1)
Analyzing the common points in the group A (Case A1 and A2).
2)
Analyzing the common points in the group B (Case B1 and B2).
3)
Analyzing the differences between the group A and B to clarify the effect of the building height ratios.
4)
Analyzing the differences between the case A1 and A2 to clarify the effects of the mid-rise parts in the group A.
5)
Analyzing the differences between the case B1 and B2 to clarify the effects of the mid-rise parts in the group B.

4. Results and Discussion

4.1. Snow and Wind Conditions

The four urban block models were tested using snow and wind simulations in wind tunnels. The results of the simulations are shown in Figure 10, Figure 11, Figure 12 and Figure 13.
1)
The common points in group A: Snowdrifts were formed on the open space along Odori Park (point A in Figure 10 and Figure 11). There was no snowdrift around the crossing of Sosei River Street and Kita 1-jo Street (point B in Figure 10 and Figure 11). There was no snowdrift on the sidewalk of Sosei River Street (point C in Figure 10 and Figure 11). No snowdrift was observed around the crossing of Sosei River Street and Odori Avenue (point D in Figure 10 and Figure 11). There was a large area around the southeast block wherein no snowdrift formed (point E in Figure 10 and Figure 11).
2)
The common points in group B: Snowdrifts were formed on the open space along Odori Park (point A in Figure 10 and Figure 11). The snowdrift depths were almost same, 23.0 cm and 23.1 cm in the case B1 and B2 respectively, potentially causing problems for pedestrians. Snowdrifts formed on the sidewalk of Sosei River Street (point C in Figure 12 and Figure 13). Snowdrifts formed around the crossing of Sosei River Street and Odori Avenue and the snowdrift depths were 15.9 cm and 16.6 cm in the case B1 and B2 (point D in Figure 12 and Figure 13).
3)
The differences between group A and B: There were two differences between the group A and group B. On the sidewalk of Sosei River Street, there was no snowdrifts in the group A, however, a snowdrift formed in group B (point C in Figure 10, Figure 11, Figure 12 and Figure 13). As the building height was taller in group A, the strong deflected winds produced a larger area with no snowdrifts, which in turn caused no snow to land over a large area. In group B, winds deflected by the northwest tower were intercepted by the southeast tower or the mid-rise part, which reduced the wind velocity on the ground and caused the formation of snowdrifts. In addition, the area of the roof of the podium in group A was larger than that in group B, the snow that could cover the roof was greater, indicating that the design had less snowdrifts.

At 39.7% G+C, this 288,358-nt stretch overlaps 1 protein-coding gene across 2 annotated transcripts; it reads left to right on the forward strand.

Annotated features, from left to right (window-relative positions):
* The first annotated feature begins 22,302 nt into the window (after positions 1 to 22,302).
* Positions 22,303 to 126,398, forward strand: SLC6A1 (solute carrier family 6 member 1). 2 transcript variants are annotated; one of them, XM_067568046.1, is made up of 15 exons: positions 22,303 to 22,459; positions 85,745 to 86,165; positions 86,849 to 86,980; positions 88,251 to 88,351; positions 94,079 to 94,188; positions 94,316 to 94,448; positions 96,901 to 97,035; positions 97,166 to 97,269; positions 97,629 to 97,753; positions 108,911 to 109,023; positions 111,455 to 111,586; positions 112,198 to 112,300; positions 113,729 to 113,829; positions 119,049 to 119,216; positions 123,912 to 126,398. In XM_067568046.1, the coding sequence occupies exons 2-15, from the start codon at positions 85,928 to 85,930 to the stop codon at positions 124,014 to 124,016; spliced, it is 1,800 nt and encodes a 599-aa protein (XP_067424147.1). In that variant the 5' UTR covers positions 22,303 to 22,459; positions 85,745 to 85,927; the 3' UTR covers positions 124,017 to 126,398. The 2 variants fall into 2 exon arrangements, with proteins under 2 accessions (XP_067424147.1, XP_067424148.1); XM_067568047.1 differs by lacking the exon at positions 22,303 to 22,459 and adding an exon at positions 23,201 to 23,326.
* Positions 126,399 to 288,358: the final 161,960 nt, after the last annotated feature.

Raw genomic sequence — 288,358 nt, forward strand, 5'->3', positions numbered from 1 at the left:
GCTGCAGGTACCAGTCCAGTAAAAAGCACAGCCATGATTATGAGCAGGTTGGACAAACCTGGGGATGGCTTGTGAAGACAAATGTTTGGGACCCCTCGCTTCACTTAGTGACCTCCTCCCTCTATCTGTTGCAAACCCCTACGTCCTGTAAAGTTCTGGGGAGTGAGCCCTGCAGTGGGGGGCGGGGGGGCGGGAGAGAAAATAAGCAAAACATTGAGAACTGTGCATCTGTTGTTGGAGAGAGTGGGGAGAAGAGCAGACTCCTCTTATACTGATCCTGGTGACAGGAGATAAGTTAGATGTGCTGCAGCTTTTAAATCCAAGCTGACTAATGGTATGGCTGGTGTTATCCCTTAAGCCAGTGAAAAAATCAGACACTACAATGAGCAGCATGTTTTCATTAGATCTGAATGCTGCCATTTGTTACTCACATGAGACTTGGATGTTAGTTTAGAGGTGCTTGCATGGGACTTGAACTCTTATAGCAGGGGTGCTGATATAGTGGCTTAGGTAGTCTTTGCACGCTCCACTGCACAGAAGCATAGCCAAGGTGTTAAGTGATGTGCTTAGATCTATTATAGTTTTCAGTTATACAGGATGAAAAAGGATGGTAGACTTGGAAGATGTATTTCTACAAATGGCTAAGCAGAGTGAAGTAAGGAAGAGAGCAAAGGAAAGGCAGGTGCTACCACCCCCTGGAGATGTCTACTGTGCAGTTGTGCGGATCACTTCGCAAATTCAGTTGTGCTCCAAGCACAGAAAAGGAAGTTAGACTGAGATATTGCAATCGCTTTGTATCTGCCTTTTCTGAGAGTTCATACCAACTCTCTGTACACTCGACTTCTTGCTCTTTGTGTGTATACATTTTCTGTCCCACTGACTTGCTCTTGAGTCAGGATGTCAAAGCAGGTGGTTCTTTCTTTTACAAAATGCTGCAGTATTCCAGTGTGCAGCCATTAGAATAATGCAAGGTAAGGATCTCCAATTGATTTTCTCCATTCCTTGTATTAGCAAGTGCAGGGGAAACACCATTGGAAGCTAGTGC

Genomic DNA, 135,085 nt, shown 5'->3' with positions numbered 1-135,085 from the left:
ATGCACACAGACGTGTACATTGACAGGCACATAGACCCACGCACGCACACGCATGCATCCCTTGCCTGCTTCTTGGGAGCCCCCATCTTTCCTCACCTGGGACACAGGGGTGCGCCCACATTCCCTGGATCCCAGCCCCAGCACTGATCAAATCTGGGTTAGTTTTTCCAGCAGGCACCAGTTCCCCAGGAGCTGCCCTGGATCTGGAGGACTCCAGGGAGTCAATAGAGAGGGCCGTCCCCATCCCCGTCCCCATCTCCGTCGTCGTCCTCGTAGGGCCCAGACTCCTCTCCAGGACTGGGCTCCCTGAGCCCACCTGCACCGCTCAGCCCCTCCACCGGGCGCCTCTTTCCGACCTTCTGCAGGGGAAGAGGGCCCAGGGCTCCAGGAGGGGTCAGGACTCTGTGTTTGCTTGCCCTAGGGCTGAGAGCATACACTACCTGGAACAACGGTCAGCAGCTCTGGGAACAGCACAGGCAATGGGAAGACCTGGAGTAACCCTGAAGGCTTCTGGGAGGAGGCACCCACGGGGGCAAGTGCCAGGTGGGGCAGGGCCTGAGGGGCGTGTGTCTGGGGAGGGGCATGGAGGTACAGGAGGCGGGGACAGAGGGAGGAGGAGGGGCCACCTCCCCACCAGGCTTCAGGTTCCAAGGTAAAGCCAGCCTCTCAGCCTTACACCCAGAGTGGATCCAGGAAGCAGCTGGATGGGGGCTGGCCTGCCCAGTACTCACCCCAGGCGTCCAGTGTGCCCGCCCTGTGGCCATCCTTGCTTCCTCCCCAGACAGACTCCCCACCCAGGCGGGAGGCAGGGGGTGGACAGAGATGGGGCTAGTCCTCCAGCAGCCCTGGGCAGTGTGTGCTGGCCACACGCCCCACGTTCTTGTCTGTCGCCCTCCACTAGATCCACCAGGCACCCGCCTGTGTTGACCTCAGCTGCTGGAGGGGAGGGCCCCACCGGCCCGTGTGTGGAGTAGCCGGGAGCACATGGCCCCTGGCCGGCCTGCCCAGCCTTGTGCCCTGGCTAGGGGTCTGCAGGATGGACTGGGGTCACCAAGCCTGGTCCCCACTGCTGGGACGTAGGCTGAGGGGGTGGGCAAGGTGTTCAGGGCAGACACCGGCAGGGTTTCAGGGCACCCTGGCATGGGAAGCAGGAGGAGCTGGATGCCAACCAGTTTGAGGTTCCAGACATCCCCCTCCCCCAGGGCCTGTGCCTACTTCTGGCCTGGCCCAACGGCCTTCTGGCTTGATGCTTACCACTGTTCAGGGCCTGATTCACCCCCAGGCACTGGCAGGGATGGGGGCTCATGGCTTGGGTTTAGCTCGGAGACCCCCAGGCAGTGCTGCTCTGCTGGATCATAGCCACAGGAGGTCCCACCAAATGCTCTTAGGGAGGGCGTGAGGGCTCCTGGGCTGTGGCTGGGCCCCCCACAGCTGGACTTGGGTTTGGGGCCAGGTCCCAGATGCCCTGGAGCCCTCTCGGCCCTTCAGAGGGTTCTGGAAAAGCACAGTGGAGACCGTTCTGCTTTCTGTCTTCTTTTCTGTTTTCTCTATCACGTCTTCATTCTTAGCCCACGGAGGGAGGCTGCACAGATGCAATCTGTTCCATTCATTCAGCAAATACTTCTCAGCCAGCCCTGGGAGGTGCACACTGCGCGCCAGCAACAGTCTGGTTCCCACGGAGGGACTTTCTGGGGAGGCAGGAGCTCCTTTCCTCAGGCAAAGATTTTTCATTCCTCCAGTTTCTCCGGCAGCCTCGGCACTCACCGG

Around the crossing of Sosei River Street and Odori Avenue, there was no snowdrifts in group A; however, snowdrifts formed in group B (point D in Figure 10, Figure 11, Figure 12 and Figure 13). As the building height was taller in group A, the strong deflected wind traveled to the ground, which caused it to blow away any snow that was at this location.
4)
The differences between the case A1 and A2: The depth of snow covering the open spaces in the case A2 was lower than that in the case A1 (12.0 cm as opposed to 26.6 cm; point A in Figure 10 and Figure 11). Because the area of the roof of the podium was increased in the case A2, more snow covered the roof, and therefore, less snow covered the ground.
5)
The differences between the case B1 and B2: There were two differences between the case B1 and B2. Snowdrifts formed around the crossing of Sosei River Street and Kita 1-jo Street in the case B1, however, there was no snowdrift in the case B2 (point B in Figure 12 and Figure 13). In the case B1, winds deflected by the northwest tower were intercepted by the mid-rise part, which reduced the wind velocity on the ground and caused the formation of snowdrifts.